Main River, Canada
The Main River is one of the last true wilderness rivers left on the "Rock" – the island of Newfoundland. It is a short, fast-moving river found in the relatively inaccessible Great Northern Peninsula. The Main stretches 57 kilometers (km) from its headwaters in the Long Range Mountains to its mouth at White Bay in the Atlantic Ocean. It drains an area of over 1000 sq. km and has an average discharge of more than one cubic km per year.
The Main River flows southeast from tundra-like barrens, through expanses of softwood forests and unique grassland areas as well as a spectacular 8 km canyon. It starts at an elevation of 370 m and travels a relatively steep gradient (averaging 6.5m/km) as it descends from the mountains. The river is joined by many tributaries in the upper reaches and gradually increases in volume and steepness as it moves downstream. Its character continuously changes as narrow, swift channels alternate with long steady reaches. The abrupt and significant variations in gradient, channel width and direction result in numerous turbulent rapids. Five distinct sections have been distinguished along the Main: Four Ponds Lake, Upper River, Big Steady, Rapid River and Deep Valley. The community of Sops Arm is located near the river mouth.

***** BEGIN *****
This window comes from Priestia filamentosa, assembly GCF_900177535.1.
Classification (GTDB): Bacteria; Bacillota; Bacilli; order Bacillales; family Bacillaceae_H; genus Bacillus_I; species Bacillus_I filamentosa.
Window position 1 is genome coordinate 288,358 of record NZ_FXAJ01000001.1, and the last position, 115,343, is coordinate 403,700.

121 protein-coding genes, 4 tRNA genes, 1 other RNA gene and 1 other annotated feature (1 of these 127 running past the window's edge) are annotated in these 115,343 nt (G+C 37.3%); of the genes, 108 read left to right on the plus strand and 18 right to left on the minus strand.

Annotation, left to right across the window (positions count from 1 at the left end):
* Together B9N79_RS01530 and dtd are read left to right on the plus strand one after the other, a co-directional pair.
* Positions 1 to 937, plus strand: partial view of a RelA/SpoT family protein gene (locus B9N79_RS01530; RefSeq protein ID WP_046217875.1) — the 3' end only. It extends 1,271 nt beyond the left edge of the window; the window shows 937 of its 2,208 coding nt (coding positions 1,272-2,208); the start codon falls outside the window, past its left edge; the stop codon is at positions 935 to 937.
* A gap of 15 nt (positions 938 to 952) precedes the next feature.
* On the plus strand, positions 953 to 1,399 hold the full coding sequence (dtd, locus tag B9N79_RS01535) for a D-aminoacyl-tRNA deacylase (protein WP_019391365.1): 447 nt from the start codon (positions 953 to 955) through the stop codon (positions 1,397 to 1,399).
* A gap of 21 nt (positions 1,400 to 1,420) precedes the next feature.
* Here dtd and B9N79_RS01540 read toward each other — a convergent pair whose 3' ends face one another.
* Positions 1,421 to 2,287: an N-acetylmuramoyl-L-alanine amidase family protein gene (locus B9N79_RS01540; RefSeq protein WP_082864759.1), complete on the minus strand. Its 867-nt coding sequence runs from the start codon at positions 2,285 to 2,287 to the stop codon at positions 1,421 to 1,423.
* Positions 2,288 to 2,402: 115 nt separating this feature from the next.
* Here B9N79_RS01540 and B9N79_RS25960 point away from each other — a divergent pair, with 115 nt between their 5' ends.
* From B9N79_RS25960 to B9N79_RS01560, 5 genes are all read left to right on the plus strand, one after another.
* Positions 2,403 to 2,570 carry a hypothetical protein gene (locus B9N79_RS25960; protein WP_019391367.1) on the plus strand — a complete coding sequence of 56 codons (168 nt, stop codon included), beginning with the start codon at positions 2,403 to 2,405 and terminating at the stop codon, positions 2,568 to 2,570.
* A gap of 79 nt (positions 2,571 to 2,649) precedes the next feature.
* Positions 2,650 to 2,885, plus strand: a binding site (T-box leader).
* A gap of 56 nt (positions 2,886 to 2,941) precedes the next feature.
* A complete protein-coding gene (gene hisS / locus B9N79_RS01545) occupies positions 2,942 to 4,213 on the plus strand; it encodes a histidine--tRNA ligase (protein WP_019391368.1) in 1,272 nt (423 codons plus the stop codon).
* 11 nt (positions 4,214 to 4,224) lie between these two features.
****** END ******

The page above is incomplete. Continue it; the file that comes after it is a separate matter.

In 1991, the Main became the first river nominated by Newfoundland and Labrador for designation as a Canadian Heritage River. Its outstanding natural values and recreation potential have earned it this distinction. Its relative inaccessibility has protected it from encroachment of industrial and urban development, and most of the watershed is now owned and protected by the Government. The watershed contains a diversity of wilderness comparable to much larger rivers in other regions of Canada. It provides critical habitat for a variety of wildlife, including moose, caribou and black bear, many species of birds, and one of the healthiest populations of Atlantic salmon in the province.